Resting Our Eyes Exhibition Considers the Radical Act of Leisure for Black Women

The ICA San Francisco show features works from Sadie Barnette, LaKela Brown, Ebony G. Patterson, and many more.

Carrie Mae Weems, "Untitled (Woman and Daughter with Make Up)," 1990. © Carrie Mae Weems. Courtesy o...
Carrie Mae Weems, "Untitled (Woman and Daughter with Make Up)," 1990. © Carrie Mae Weems. Courtesy of the artist and Jack Shainman Gallery, New York.

Whether they knew it at the time or not, Tahirah Rasheed and Autumn Breon—two California-based curators—had the key theme for a compelling art show the very moment that they met. Rasheed, who hails from West Oakland, California; and Breon, a Los Angeles native, ran in similar circles for years (they were both in the youth group The Wide Awakes, have mutual artist friends including Hank Willis Thomas, and went to college at rival schools simultaneously). When they finally linked in person for a creative brainstorm, the two immediately admired each other’s accessories: the gleaming jewelry they both wore, their shiny tooth gems and grills.

“We realized Black women’s adornments are radical forms of self-love, expression, and activism,” Rasheed told me during a recent Zoom call with Breon.

“So we took it upon ourselves to map out the visual vocabulary for Black women’s freedom as it shows up in both our leisure and our adornment,” Breon added. “They’re essential ideas.”

The result is Resting Our Eyes, an exhibition running at ICA San Francisco January 25 through June 25 that features pieces from Carrie Mae Weems, Mickalene Thomas, Lorna Simpson, and many other art-world heavy weights. The works run the gamut in terms of medium: inside the white walls and exposed steel ceilings at the newly opened Bay Area museum, you’ll find photography from Weems; Lauren Halsey’s tactile, fringed wall art; neon lights; video installations, and other mixed media—but all the pieces speak to the central theme of relaxation and ornamentation as avenues for Black women’s freedom.

Derrick Adams, “Floater No. 2,” 2016.

Courtesy of Tom Van Eynde, the artist, and LGDR, Collection of Victoria Rogers, New York.

Deborah Willis, “Carrie at the Euro Salon, Eatonville,” 2010.

Courtesy of the artist and Rena Bransten Gallery

Carrie Mae Weems, “The Blues,” 2017.

Courtesy of the Dauber/Levin Collection. Collection of Jeffrey N Dauber and Marc A Levin.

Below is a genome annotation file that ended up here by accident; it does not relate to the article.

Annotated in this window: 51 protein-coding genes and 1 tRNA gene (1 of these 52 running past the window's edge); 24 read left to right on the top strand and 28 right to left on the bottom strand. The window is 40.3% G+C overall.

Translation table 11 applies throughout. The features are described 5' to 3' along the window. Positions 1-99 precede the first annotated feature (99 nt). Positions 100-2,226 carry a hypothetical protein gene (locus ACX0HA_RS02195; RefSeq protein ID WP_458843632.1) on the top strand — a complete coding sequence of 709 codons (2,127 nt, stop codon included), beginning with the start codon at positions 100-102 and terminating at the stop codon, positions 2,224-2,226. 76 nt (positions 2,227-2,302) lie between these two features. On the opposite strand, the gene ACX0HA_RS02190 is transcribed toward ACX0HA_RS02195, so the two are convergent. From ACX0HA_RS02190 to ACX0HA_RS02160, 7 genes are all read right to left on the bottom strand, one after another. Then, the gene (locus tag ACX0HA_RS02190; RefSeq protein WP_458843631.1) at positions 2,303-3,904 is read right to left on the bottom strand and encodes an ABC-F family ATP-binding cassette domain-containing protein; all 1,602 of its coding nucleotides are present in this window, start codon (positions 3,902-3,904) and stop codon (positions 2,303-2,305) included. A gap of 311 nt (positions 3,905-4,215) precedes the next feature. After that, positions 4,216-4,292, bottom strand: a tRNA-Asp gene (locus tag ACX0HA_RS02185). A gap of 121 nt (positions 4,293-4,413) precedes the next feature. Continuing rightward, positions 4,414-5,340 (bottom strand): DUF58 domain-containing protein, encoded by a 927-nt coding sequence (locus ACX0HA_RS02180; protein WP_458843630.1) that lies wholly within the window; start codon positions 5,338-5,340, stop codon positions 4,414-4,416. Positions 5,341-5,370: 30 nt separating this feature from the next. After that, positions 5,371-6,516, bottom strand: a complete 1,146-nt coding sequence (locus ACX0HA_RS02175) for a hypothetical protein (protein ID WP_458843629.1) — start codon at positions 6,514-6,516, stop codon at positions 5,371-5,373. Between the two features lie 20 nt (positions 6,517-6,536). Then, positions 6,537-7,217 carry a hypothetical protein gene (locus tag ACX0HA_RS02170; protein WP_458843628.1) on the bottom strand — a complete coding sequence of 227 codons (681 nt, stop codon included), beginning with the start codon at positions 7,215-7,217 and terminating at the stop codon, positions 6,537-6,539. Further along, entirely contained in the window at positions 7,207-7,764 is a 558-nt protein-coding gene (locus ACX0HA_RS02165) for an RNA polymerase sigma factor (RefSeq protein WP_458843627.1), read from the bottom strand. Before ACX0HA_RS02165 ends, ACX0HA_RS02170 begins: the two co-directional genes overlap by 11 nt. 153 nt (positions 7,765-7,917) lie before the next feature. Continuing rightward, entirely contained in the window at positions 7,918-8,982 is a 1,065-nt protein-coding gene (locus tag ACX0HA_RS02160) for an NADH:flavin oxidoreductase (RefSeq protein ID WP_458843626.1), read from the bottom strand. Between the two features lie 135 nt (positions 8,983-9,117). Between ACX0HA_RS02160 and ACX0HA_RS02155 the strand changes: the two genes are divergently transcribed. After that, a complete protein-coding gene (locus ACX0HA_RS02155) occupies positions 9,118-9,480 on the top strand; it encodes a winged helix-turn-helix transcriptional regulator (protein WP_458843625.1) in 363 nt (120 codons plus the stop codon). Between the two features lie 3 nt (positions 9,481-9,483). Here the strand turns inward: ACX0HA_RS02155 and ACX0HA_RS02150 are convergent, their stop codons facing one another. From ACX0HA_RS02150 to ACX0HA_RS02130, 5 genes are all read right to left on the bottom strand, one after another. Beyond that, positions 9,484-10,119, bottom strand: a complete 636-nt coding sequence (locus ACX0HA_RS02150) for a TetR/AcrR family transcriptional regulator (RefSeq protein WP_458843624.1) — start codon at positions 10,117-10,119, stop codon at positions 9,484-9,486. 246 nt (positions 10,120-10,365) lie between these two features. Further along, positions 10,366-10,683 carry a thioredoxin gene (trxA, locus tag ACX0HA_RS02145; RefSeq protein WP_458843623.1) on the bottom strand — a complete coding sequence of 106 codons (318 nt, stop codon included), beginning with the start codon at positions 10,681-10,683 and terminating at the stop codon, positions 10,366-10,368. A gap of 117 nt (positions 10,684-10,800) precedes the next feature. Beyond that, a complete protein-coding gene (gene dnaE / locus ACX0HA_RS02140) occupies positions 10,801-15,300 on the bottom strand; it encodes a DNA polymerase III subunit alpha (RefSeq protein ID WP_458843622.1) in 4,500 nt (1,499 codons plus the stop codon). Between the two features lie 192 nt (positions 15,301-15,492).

“When we started thinking about what kind of story we would want to tell for this exhibition, we kept coming back to the [queer Black feminist organization] Combahee River Collective’s idea of how the entire world benefits from Black women’s freedom,” Breon said.

“How we practice leisure is important because, historically our bodies have been criminalized,” Rasheed added. “It’s how we combat these terrible political views that are put on us.”

Ja’Tovia Gary. “Citational Ethics (Saidiya Hartman, 2017),” 2020.

Photograph courtesy of ICA San Francisco

LaKela Brown, “Composition With 35 Golden Doorknocker Impressions,” 2021.

Photograph by Clare Gatto

While sussing out which artists and pieces would be included in the exhibition, the two curators kept coming back to the idea of featuring works that highlighted the beauty in the mundane. That concept is embodied in Thomas’s “Love’s Been Good To Me #2,” a large-scale painting of a Black woman draped in an evening gown with a high slit, as well as in the more abstract work of Sadie Barnette, whose tower of multicolored speakers, “Home Goods: Speaker Stack V,” is part of the show.

Sadie Barnette, “Home Goods: Speaker Stack V,” 2021.

Photograph by Phillip Maisel

Traci Bartlow, “Girl Boss,” 1996.

Photograph courtesy of the artist

Lauren Halsey, “Untitled,” 2021.

Photograph by Allen Chen

Both Rasheed and Breon have unconventional backgrounds, at least when it comes to art. Rasheed, a Bay Area native whose parents were members of the Black Panther party, attended college at the University of California, Berkeley, where she studied medicine, integrative biology, and biomedical sciences. Breon majored in aeronautics and astronautics at Stanford University. Both have always used art as a form of activism and civic engagement—tenets of Black feminism, but also an important cultural facet of the San Francisco Bay Area. As such, the women have begun living out the topics they explore in Resting Our Eyes.

“The themes of leisure and adornment have become part of our co-curating relationship: we ask each other, Did you get some sleep? Did you get rest? Did you go out and get some air?” said Rasheed. “It’s a practice.”

Hank Willis Thomas, “Kama Mama, Kama Binti (Like Mother, Like Daughter),” 1971/2008, from Unbranded: Reflections in Black by Corporate America.

Photograph by Aaron Wessling Photography

Helina Metaferia, “Headdress 1,” 2019.

Photograph courtesy of the artist

Lorna Simpson, “Nebulae Fig. 85,” 2019.

Photograph courtesy of the artist and Jessica Silverman Gallery

“Both of our practices are centered in abolition,” Breon added. “And abolition is an entire framework that applies to how we work with each other. What’s central to that is facilitating care and not harm with the power you have. That’s something I hope people get from this: not only taking in these objects, but also thinking about how you can organize your life around those ideas.”